The UN Secretary-General commissioned a report by an independent team of Finnish biophysicists. They say that ‘Energy Return on Investment’ (EROI), a simple ratio that measures how much energy we use to extract more energy, and sink costs "literally cannot be seen by prevailing economic models."
The paper’s lead author, Dr. Paavo Järvensivu, is a “biophysical economist”—an emerging type of economist exploring the role of energy and materials in fuelling economic activity.
The BIOS paper suggests that much of the political and economic volatility we have seen in recent years has a root cause in ecological crisis. As the ecological and economic costs of industrial overconsumption continue to rise, the constant economic growth we have become accustomed to is now in jeopardy. That, in turn, has exerted massive strain on our politics. But the underlying issues are still unacknowledged and unrecognised by most policymakers.
Conventional economic models, the Finnish scientists note, “almost completely disregard the energetic and material dimensions of the economy.”
... systems ecologist Professor Charles Hall of the State University of New York with economist Professor Kent Klitgaard ... are highly critical of mainstream capitalist economic theory, which they say has become divorced from some of the most fundamental principles of science.
... billionaire investor Jeremy Grantham...'s verdict is that “capitalism and mainstream economics simply cannot deal with these problems,” namely, the systematic depletion of planetary ecosystems and environmental resources:
“The replacement cost of the copper, phosphate, oil, and soil—and so on—that we use is not even considered. If it were, it’s likely that the last 10 or 20 years (for the developed world, anyway) has seen no true profit at all, no increase in income, but the reverse,” he wrote.
Most observers...have no idea of the biophysical realities... we have moved into a new, unpredictable and unprecedented space in which the conventional economic toolbox has no answers.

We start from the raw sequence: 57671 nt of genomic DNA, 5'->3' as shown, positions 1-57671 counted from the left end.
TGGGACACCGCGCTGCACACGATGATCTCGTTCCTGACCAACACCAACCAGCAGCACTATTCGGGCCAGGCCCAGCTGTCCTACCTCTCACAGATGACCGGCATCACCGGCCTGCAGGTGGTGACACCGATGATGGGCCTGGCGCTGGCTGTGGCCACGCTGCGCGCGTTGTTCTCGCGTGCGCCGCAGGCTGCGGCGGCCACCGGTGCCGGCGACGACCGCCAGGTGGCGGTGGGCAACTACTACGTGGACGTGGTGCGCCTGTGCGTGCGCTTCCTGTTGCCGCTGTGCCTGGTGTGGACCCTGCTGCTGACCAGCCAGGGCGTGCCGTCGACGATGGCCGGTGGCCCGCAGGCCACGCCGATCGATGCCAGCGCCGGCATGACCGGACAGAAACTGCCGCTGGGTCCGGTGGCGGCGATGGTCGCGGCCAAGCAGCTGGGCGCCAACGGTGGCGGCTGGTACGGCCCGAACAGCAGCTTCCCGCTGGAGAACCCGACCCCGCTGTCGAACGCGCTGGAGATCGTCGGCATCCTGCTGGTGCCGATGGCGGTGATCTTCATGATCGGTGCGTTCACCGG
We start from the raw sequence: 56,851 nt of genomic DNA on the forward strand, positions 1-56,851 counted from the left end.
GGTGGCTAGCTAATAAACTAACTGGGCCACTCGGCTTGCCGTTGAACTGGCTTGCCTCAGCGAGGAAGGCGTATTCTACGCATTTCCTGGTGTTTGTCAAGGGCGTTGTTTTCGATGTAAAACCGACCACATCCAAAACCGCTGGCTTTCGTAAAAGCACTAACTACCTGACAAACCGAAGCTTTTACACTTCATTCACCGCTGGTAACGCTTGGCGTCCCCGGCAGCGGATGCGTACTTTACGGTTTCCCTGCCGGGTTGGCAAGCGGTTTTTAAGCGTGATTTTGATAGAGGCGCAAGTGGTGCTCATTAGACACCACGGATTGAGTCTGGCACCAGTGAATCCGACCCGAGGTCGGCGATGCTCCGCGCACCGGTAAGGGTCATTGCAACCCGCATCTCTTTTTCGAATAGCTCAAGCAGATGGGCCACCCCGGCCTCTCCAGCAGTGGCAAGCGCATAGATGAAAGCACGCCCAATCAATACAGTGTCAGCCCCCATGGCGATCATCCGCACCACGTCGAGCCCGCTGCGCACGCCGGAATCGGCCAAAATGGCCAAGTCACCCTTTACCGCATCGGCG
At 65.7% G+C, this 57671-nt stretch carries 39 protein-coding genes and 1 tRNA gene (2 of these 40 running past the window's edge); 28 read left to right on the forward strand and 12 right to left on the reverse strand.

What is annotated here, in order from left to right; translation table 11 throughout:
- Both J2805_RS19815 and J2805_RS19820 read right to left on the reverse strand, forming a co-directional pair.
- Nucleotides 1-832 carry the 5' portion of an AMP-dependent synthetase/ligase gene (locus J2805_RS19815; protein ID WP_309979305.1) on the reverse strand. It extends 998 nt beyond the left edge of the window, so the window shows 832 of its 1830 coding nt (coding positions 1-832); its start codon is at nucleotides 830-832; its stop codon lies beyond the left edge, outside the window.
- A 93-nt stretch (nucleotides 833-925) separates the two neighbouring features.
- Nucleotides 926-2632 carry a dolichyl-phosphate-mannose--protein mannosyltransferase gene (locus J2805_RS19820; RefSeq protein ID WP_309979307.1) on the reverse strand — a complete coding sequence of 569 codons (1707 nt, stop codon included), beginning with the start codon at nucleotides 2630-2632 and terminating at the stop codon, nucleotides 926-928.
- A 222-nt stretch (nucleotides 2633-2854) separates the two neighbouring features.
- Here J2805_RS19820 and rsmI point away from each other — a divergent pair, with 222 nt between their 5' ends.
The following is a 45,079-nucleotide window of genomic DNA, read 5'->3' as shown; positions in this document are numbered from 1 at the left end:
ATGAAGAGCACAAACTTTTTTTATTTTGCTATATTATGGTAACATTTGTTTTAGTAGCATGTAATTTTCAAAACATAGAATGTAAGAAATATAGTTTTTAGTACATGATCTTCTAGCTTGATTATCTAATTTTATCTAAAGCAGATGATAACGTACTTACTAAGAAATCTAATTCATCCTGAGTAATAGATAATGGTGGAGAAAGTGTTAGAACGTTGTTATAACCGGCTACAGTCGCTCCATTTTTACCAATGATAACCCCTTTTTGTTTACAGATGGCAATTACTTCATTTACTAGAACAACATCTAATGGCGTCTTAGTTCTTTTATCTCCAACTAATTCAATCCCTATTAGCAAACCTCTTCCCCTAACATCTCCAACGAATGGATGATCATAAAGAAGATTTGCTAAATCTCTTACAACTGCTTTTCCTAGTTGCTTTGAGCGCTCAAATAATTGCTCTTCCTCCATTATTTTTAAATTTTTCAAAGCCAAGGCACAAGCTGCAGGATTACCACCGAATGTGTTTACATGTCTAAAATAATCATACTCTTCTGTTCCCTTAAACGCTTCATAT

... capitalist markets will not be capable of facilitating the required changes – governments will need to step up, and institutions will need to actively shape markets to fit the goals of human survival. [emphasis mine]
The paper, by the Melbourne-based Breakthrough National Center for Climate Restoration, is not a scientific study, but an attempt to model future scenarios based on existing research.
Authors David Spratt and Ian Dunlop, both longtime climate researchers, warn that climate change at present poses a "near-to-mid-term existential threat to human civilization."
They drew on existing scientific research and "scenario planning" to forecast that if global temperatures rise 3 degrees Celsius (37.4 Fahrenheit) by 2050, 55% of the world's population across 35% of its land area would experience more than 20 days of lethal heat per year, "beyond the threshold of human survivability."
"The social consequences range from increased religious fervor to outright chaos," the paper said. "In this scenario, climate change provokes a permanent shift in the relationship of humankind to nature."
On the same report as above: New Report Suggests ‘High Likelihood of Human Civilization Coming ...
The paper argues that the potentially “extremely serious outcomes” of climate-related security threats are often far more probable than conventionally assumed, but almost impossible to quantify because they “fall outside the human experience of the last thousand years.”
On our current trajectory, the report warns, “planetary and human systems [are] reaching a ‘point of no return’ by mid-century, in which the prospect of a largely uninhabitable Earth leads to the breakdown of nations and the international order.”
Agriculture would collapse in the sub-tropics, and food production would suffer dramatically worldwide. The internal cohesion of nation-states like the US and China would unravel. [emphasis mine]
How civilization is likely to collapse in 30 years, from Josh K. Elliot's summary of the paper:
The 12-page policy paper paints a scenario in which the international order breaks down after humans fail to band together and address the effects of climate change within the next two decades. Food supplies run low, economies collapse, disease kills millions, natural disasters ravage communities and mass migration strains many nations to the breaking point. Countries stop co-operating, and conflict eventually breaks out, plunging the world into war.
Does that scenario seem mere nihilism? Consider Senator Michael S. Lee's claim that the Green New Deal
"…could actually result in more environmental damage than less.
Instead of looking to limit and even shrink humanity’s footprint on the world, we should be looking to improve and expand it." Utah Senator
We put crazy in charge -- how long would any society last?